TeleMed — Mobile App Design Process: UX/UI Case Study
TeleMed will make it easy for many health care specialties like family practice, mental health and physical therapy to offer patients a secure telehealth experience.
View Prototype: TeleMed
My Role — the “UX Dude”
Research, User Flow, Wireframes and Visual Design
Understanding the Problem
As telehealth becomes more mainstream due to the pandemic, more and more patients are turning towards virtual alternatives.
What’s the Impact?
- Increase Staff Efficiency
TeleMed app visits are more efficient than in-person appointments. You spend less time on administration tasks and more time face to face with patients.
- Increase Patient Outcomes
TeleMed helps patients to comply with treatment plans, manage medications, and engage in lifestyle coaching, resulting in better health outcomes.
- More Satisfied Customers
TeleMed offers patients the convenience and accessibility of telehealth. We outlook a 98% satisfaction average of all TeleMed app visits.
- Scheduling Flexibility
TeleMed visits can happen anywhere, and anytime. Health specialties can offer extended hours and even weekend availability without incurring office and staff overhead.
- Reduce Patient No-Shows
Transportation issues, time off from work, and child care are no longer an issue for patients seeking follow up appointments and convenient care while using the TeleMed app.
- Generate Incremental revenue
Convert unpaid follow up phone calls or emails to fully reimbursable video telehealth visits.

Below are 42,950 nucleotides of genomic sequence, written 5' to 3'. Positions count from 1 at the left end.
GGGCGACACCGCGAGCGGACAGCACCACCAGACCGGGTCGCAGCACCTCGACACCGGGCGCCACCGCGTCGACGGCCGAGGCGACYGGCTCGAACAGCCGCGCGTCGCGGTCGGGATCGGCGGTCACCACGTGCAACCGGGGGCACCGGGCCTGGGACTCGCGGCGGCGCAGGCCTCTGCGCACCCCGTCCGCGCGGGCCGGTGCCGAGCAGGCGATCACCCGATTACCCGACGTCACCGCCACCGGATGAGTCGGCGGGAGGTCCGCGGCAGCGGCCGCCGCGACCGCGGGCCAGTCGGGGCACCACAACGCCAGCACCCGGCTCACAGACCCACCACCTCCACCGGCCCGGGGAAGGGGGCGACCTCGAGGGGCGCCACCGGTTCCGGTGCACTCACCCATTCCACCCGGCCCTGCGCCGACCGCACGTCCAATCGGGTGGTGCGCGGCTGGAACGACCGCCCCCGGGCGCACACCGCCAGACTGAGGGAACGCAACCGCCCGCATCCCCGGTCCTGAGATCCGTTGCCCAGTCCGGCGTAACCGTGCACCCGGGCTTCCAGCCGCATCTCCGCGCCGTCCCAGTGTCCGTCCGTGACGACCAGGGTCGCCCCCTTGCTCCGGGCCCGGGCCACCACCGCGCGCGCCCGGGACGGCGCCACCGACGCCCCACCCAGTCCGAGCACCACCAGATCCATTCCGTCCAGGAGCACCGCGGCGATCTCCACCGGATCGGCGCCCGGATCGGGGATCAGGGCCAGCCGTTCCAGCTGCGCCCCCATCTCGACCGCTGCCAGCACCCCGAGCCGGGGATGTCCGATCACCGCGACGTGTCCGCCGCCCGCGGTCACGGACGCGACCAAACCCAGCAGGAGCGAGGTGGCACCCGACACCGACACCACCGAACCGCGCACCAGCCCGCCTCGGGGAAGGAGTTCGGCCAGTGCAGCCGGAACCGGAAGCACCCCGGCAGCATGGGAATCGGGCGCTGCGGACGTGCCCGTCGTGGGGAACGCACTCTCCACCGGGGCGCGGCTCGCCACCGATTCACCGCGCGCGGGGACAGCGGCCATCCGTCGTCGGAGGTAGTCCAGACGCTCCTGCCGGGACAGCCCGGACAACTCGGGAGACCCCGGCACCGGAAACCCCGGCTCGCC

To better understand the needs of the healthcare specialties and their pain points, I defined a series of questions and began researching the problem.
- Who are the users that are using or will use the telemed app? What do they use now that’s similar? Do they know what telemed is capable of, and its benefits?
- What are the available apps out there? What apps do they like? I did a competitive analysis, to understand those pain points.
- I analyzed customer comments on existing telehealth apps to get a better understanding of what shortcomings they currently have.
- What does a solution look like? I created prototypes along the process to understand if the product was going in the right direction.
I performed user interviews to help understand both the patient and doctors usability. I conducted the interview at local clinics over the phone and in person over the course of a week. I interview all personnel that have used some sort of telehealth application as well as any individuals who has never used one at all. The main insights I gathered from the interviews are:
- 75% of them had concerns about training and how they could fit training into their schedule.
- 35% of them think it’s a necessity and wish they had it “yesterday”. They get countless calls from patients asking if their appointments can be done virtually. The other 65% think it would be useful but are concerned about the cost and maintence.
Competitors “User Comments”
Reading the competitors user comments gave me a few valuable insights:
- Users complain about bad video receptions
- They want to be able to dispute payments made on the app base of insurance coverages
- They want to be able to print records or have some type of cloud base storage
- Users complain about appointments on the app not getting to the health providers scheduling department. This was the biggest complaint during my competitive analysis research.
Based on the research, the user that is more likely to use telehealth are both men and females, between 35 and 50 years old.
To help me and the team visualize and identify the different elements of the process, and the interrelationships among the various steps, I used the diagram flow as a graphical representation of the ecosystem.
User Interface (UI)